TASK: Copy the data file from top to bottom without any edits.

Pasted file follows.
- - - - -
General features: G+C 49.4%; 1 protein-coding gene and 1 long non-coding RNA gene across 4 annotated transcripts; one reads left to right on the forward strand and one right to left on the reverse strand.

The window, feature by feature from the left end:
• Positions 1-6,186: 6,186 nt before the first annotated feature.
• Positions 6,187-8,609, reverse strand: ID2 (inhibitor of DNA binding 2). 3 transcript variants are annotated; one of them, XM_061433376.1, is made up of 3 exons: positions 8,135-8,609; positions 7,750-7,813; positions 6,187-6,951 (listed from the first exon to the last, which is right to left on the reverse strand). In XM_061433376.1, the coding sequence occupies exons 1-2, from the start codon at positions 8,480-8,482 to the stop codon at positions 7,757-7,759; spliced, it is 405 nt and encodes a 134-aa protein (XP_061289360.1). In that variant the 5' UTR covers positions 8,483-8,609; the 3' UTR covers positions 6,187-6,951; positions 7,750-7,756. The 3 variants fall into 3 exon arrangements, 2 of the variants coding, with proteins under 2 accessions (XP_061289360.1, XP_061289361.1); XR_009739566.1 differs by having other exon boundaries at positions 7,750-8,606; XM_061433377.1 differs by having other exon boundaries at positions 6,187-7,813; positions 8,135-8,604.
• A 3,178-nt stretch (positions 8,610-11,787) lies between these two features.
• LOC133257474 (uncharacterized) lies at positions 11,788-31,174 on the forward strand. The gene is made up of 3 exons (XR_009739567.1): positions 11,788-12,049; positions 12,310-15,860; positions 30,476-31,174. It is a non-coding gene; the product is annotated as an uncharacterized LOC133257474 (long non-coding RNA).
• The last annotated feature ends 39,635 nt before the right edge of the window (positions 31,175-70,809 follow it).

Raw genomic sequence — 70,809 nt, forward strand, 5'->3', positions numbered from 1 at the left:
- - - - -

General features: G+C 49.4%; 1 protein-coding gene and 1 long non-coding RNA gene across 4 annotated transcripts; one reads left to right on the forward strand and one right to left on the reverse strand.

The window, feature by feature from the left end:
• Positions 1-6,186: 6,186 nt before the first annotated feature.
• Positions 6,187-8,609, reverse strand: ID2 (inhibitor of DNA binding 2). 3 transcript variants are annotated; one of them, XM_061433376.1, is made up of 3 exons: positions 8,135-8,609; positions 7,750-7,813; positions 6,187-6,951 (listed from the first exon to the last, which is right to left on the reverse strand). In XM_061433376.1, the coding sequence occupies exons 1-2, from the start codon at positions 8,480-8,482 to the stop codon at positions 7,757-7,759; spliced, it is 405 nt and encodes a 134-aa protein (XP_061289360.1). In that variant the 5' UTR covers positions 8,483-8,609; the 3' UTR covers positions 6,187-6,951; positions 7,750-7,756. The 3 variants fall into 3 exon arrangements, 2 of the variants coding, with proteins under 2 accessions (XP_061289360.1, XP_061289361.1); XR_009739566.1 differs by having other exon boundaries at positions 7,750-8,606; XM_061433377.1 differs by having other exon boundaries at positions 6,187-7,813; positions 8,135-8,604.
• A 3,178-nt stretch (positions 8,610-11,787) lies between these two features.
• LOC133257474 (uncharacterized) lies at positions 11,788-31,174 on the forward strand. The gene is made up of 3 exons (XR_009739567.1): positions 11,788-12,049; positions 12,310-15,860; positions 30,476-31,174. It is a non-coding gene; the product is annotated as an uncharacterized LOC133257474 (long non-coding RNA).
• The last annotated feature ends 39,635 nt before the right edge of the window (positions 31,175-70,809 follow it).

Raw genomic sequence — 70,809 nt, forward strand, 5'->3', positions numbered from 1 at the left: